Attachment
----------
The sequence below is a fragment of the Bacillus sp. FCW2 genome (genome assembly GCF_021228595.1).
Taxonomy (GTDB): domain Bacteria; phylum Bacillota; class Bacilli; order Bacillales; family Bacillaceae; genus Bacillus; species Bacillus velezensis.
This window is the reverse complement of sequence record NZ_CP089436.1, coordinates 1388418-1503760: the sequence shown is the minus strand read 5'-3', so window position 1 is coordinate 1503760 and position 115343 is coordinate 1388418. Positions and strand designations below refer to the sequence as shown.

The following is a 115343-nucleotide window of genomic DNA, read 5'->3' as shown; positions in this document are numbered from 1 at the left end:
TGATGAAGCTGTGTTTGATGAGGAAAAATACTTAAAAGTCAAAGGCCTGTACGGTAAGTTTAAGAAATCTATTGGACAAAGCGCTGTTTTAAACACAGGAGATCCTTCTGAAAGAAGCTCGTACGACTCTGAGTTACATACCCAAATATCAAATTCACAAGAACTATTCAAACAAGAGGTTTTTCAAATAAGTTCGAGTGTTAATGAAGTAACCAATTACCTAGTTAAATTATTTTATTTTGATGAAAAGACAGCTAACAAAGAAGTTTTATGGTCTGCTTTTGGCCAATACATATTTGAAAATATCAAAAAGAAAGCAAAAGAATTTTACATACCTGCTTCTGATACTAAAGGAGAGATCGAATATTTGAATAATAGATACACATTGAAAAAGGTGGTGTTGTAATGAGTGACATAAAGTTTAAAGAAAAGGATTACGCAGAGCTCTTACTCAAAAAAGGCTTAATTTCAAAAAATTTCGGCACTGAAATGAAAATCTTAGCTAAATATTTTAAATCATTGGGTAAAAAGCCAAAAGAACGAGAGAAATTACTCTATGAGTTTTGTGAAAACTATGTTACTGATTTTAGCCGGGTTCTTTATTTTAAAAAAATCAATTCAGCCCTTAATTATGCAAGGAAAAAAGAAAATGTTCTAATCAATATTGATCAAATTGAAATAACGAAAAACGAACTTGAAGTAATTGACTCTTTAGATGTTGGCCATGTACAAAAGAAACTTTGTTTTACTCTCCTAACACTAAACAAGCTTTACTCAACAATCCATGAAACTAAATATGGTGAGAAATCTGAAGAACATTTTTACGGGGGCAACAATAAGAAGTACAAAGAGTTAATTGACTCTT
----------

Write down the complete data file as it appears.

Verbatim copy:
The sequence below is a fragment of the Bacillus sp. FCW2 genome (genome assembly GCF_021228595.1).
Taxonomy (GTDB): domain Bacteria; phylum Bacillota; class Bacilli; order Bacillales; family Bacillaceae; genus Bacillus; species Bacillus velezensis.
This window is the reverse complement of sequence record NZ_CP089436.1, coordinates 1388418-1503760: the sequence shown is the minus strand read 5'-3', so window position 1 is coordinate 1503760 and position 115343 is coordinate 1388418. Positions and strand designations below refer to the sequence as shown.

The following is a 115343-nucleotide window of genomic DNA, read 5'->3' as shown; positions in this document are numbered from 1 at the left end:
TGATGAAGCTGTGTTTGATGAGGAAAAATACTTAAAAGTCAAAGGCCTGTACGGTAAGTTTAAGAAATCTATTGGACAAAGCGCTGTTTTAAACACAGGAGATCCTTCTGAAAGAAGCTCGTACGACTCTGAGTTACATACCCAAATATCAAATTCACAAGAACTATTCAAACAAGAGGTTTTTCAAATAAGTTCGAGTGTTAATGAAGTAACCAATTACCTAGTTAAATTATTTTATTTTGATGAAAAGACAGCTAACAAAGAAGTTTTATGGTCTGCTTTTGGCCAATACATATTTGAAAATATCAAAAAGAAAGCAAAAGAATTTTACATACCTGCTTCTGATACTAAAGGAGAGATCGAATATTTGAATAATAGATACACATTGAAAAAGGTGGTGTTGTAATGAGTGACATAAAGTTTAAAGAAAAGGATTACGCAGAGCTCTTACTCAAAAAAGGCTTAATTTCAAAAAATTTCGGCACTGAAATGAAAATCTTAGCTAAATATTTTAAATCATTGGGTAAAAAGCCAAAAGAACGAGAGAAATTACTCTATGAGTTTTGTGAAAACTATGTTACTGATTTTAGCCGGGTTCTTTATTTTAAAAAAATCAATTCAGCCCTTAATTATGCAAGGAAAAAAGAAAATGTTCTAATCAATATTGATCAAATTGAAATAACGAAAAACGAACTTGAAGTAATTGACTCTTTAGATGTTGGCCATGTACAAAAGAAACTTTGTTTTACTCTCCTAACACTAAACAAGCTTTACTCAACAATCCATGAAACTAAATATGGTGAGAAATCTGAAGAACATTTTTACGGGGGCAACAATAAGAAGTACAAAGAGTTAATTGACTCTT